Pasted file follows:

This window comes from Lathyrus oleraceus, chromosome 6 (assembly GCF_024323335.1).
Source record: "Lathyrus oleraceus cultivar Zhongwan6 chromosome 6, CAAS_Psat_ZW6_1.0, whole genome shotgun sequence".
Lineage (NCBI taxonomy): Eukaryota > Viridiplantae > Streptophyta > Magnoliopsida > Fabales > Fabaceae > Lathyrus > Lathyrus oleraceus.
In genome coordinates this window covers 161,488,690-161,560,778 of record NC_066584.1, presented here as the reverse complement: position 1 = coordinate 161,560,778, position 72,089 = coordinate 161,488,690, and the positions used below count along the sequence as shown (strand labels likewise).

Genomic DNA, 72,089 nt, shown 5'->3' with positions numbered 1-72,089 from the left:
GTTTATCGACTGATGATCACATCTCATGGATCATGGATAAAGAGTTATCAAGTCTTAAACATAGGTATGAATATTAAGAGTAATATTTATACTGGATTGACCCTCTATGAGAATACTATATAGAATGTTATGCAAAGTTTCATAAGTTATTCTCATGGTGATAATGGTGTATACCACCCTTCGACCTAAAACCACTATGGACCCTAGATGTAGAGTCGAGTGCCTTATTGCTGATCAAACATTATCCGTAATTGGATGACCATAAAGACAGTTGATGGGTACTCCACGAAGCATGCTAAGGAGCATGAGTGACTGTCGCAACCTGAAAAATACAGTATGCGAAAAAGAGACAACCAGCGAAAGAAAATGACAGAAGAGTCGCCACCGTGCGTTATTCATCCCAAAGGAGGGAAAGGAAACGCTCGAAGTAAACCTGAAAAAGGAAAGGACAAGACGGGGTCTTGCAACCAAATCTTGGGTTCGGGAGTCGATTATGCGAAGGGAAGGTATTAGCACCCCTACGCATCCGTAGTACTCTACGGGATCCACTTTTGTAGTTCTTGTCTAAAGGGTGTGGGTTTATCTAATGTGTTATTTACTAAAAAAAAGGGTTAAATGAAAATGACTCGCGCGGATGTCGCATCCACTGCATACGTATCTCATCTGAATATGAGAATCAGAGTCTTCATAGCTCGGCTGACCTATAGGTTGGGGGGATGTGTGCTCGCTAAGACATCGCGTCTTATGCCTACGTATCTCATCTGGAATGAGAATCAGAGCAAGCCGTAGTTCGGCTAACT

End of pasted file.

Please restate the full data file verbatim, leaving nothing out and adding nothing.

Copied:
This window comes from Lathyrus oleraceus, chromosome 6 (assembly GCF_024323335.1).
Source record: "Lathyrus oleraceus cultivar Zhongwan6 chromosome 6, CAAS_Psat_ZW6_1.0, whole genome shotgun sequence".
Lineage (NCBI taxonomy): Eukaryota > Viridiplantae > Streptophyta > Magnoliopsida > Fabales > Fabaceae > Lathyrus > Lathyrus oleraceus.
In genome coordinates this window covers 161,488,690-161,560,778 of record NC_066584.1, presented here as the reverse complement: position 1 = coordinate 161,560,778, position 72,089 = coordinate 161,488,690, and the positions used below count along the sequence as shown (strand labels likewise).

Genomic DNA, 72,089 nt, shown 5'->3' with positions numbered 1-72,089 from the left:
GTTTATCGACTGATGATCACATCTCATGGATCATGGATAAAGAGTTATCAAGTCTTAAACATAGGTATGAATATTAAGAGTAATATTTATACTGGATTGACCCTCTATGAGAATACTATATAGAATGTTATGCAAAGTTTCATAAGTTATTCTCATGGTGATAATGGTGTATACCACCCTTCGACCTAAAACCACTATGGACCCTAGATGTAGAGTCGAGTGCCTTATTGCTGATCAAACATTATCCGTAATTGGATGACCATAAAGACAGTTGATGGGTACTCCACGAAGCATGCTAAGGAGCATGAGTGACTGTCGCAACCTGAAAAATACAGTATGCGAAAAAGAGACAACCAGCGAAAGAAAATGACAGAAGAGTCGCCACCGTGCGTTATTCATCCCAAAGGAGGGAAAGGAAACGCTCGAAGTAAACCTGAAAAAGGAAAGGACAAGACGGGGTCTTGCAACCAAATCTTGGGTTCGGGAGTCGATTATGCGAAGGGAAGGTATTAGCACCCCTACGCATCCGTAGTACTCTACGGGATCCACTTTTGTAGTTCTTGTCTAAAGGGTGTGGGTTTATCTAATGTGTTATTTACTAAAAAAAAGGGTTAAATGAAAATGACTCGCGCGGATGTCGCATCCACTGCATACGTATCTCATCTGAATATGAGAATCAGAGTCTTCATAGCTCGGCTGACCTATAGGTTGGGGGGATGTGTGCTCGCTAAGACATCGCGTCTTATGCCTACGTATCTCATCTGGAATGAGAATCAGAGCAAGCCGTAGTTCGGCTAACT